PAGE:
I recently had a guildy whisper me with the news that his interest in the game was renewed after he recently geared out his 3rd pvp toon, a holy paladin. I was excited that he’d reconnected with the game as I knew he was getting burnt out with it. In the process of the conversation I mentioned that I had yet to get around to gearing my druid for pvp as there was too much for me to see and do with my limited play time right now. The conversation led to an agreement that he’d have to invite me to run a bunch of battlegrounds with my druid and not my geared out priest so that I would finally gear my druid. Note that he’s mostly into pvp not pve and we do regular bgs and arena together so this conversation was not unusual between the two of us.
I mention this little story because of a recent post by one of my favorite bloggers BBB with his posts When you wish upon a star and One inch deep and a million miles wide. Both the titles and the content motivated me to blog about the concepts of burn-out and finding a new interest in the game. In fact, any readers left on my blog may assume that I left the blogging scene, which happens all too frequently. For those readers wondering, I’ve moved to a different state and gotten a new job in the past two months so limited time to play or blog. I’m not burnt-out on the game, I’m in fact finding so much to do that I don’t have time to do everything I want to. One of my previous posts mention my dual boxing efforts and demonstrate that I’m a terribly avid altaholic with two accounts just so that I could level another set of healers.
I’m seeing a lot of comments right now on the forums and blogsphere from active folks hoping that patch 4.2 will prevent the decline in players logging in and the general concerns about burnout within the player base. As manaobscura pointed out there are three contributors to burnout: variety, frustration, and re-playability. Those players that are not running heroics or doing PvP, leveling alts, or even role playing are the ones that are limiting their ability to find variety and re-playability within the game. To a certain extent Blizzard is responsible for limiting the lack of re-playability of the game, but the factors of variety and frustration are primarily player centered. Additionally, with the higher priority blizzard placed on guilds with the Cataclysm expansion, the social aspect of the game is a stronger factor than anything else keeping players active and motivated. Therefore, if a player limits themselves to a single toon and a single activity within the game (i.e., raiding) they are just speeding themselves down the path of lack of variety and increased frustration.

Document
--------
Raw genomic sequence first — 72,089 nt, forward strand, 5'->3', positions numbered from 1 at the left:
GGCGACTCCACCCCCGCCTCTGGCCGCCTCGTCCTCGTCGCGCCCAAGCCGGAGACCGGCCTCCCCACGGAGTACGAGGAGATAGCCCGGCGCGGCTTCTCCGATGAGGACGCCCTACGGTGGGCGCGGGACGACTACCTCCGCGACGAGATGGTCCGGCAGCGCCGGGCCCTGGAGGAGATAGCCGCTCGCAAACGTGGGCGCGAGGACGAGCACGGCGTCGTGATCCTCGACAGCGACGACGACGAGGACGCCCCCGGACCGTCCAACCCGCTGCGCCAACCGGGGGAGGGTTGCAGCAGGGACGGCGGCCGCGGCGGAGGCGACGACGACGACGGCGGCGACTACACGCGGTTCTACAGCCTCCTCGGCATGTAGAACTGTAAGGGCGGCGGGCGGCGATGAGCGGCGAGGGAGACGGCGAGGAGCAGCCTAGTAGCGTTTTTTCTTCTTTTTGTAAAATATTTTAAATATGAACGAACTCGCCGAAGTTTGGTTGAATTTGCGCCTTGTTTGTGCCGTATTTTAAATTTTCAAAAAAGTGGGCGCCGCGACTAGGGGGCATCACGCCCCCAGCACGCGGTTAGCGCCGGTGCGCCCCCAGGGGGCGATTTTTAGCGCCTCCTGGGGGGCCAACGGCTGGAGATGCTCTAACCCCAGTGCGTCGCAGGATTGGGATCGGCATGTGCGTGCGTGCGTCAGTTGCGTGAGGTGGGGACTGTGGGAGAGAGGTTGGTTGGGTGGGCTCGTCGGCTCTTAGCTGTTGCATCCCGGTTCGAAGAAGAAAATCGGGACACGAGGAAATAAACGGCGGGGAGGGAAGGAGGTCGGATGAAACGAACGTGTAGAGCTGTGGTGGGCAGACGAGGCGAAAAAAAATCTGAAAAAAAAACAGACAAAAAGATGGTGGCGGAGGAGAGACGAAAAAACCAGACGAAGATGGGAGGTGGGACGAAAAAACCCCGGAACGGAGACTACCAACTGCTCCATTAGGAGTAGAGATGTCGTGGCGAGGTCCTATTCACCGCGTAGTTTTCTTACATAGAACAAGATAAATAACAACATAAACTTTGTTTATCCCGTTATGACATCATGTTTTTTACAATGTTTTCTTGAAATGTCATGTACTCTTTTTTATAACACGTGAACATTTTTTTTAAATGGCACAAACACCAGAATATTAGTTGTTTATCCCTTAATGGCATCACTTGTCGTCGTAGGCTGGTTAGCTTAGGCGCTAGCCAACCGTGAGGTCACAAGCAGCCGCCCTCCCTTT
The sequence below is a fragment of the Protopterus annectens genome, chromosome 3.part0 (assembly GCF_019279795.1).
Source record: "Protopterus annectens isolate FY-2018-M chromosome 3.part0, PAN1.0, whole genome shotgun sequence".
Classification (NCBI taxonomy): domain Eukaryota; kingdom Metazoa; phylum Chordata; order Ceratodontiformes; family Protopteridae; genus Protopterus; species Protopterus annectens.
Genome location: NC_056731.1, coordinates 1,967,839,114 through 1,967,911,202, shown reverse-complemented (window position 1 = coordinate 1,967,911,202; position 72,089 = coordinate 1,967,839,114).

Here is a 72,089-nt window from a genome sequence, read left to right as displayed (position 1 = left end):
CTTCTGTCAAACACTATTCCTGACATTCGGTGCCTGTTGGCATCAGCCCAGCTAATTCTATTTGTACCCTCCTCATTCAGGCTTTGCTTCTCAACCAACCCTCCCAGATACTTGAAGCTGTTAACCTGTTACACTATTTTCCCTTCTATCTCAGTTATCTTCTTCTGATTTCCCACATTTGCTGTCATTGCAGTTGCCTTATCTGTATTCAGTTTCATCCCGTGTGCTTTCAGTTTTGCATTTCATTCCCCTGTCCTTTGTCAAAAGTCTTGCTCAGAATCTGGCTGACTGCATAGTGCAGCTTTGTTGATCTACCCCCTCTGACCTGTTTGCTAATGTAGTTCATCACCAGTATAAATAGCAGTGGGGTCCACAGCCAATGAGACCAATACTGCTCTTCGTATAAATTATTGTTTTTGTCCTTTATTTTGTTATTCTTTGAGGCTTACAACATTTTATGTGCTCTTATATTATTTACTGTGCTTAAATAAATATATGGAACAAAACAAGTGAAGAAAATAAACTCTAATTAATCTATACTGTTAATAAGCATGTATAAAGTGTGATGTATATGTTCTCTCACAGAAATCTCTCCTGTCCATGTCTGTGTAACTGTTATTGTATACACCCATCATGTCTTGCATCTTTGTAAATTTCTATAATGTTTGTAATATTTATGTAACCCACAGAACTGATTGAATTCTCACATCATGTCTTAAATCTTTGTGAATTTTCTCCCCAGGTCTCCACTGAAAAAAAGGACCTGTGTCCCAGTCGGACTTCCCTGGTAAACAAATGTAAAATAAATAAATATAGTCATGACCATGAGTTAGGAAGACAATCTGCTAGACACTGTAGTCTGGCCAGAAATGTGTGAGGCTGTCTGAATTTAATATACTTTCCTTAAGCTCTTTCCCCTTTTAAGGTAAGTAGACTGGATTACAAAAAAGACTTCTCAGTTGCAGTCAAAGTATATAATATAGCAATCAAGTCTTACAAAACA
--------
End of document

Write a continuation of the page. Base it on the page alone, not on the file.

BBB found variety in leveling an alt, my guildy found re-playability by gearing out another alt for pvp, and I’ve found both in the fact that I enjoy both pve and pvp. For me, it helps that I’m part of an amazing guild that is very alt friendly and will support each other both in and out of the game. I’ve found continued interest in the game and hope many others will continue to hold strong to a game that “hovers like a star, twixt night and morn, upon the horizon’s verge.”
Quote by Lord Byron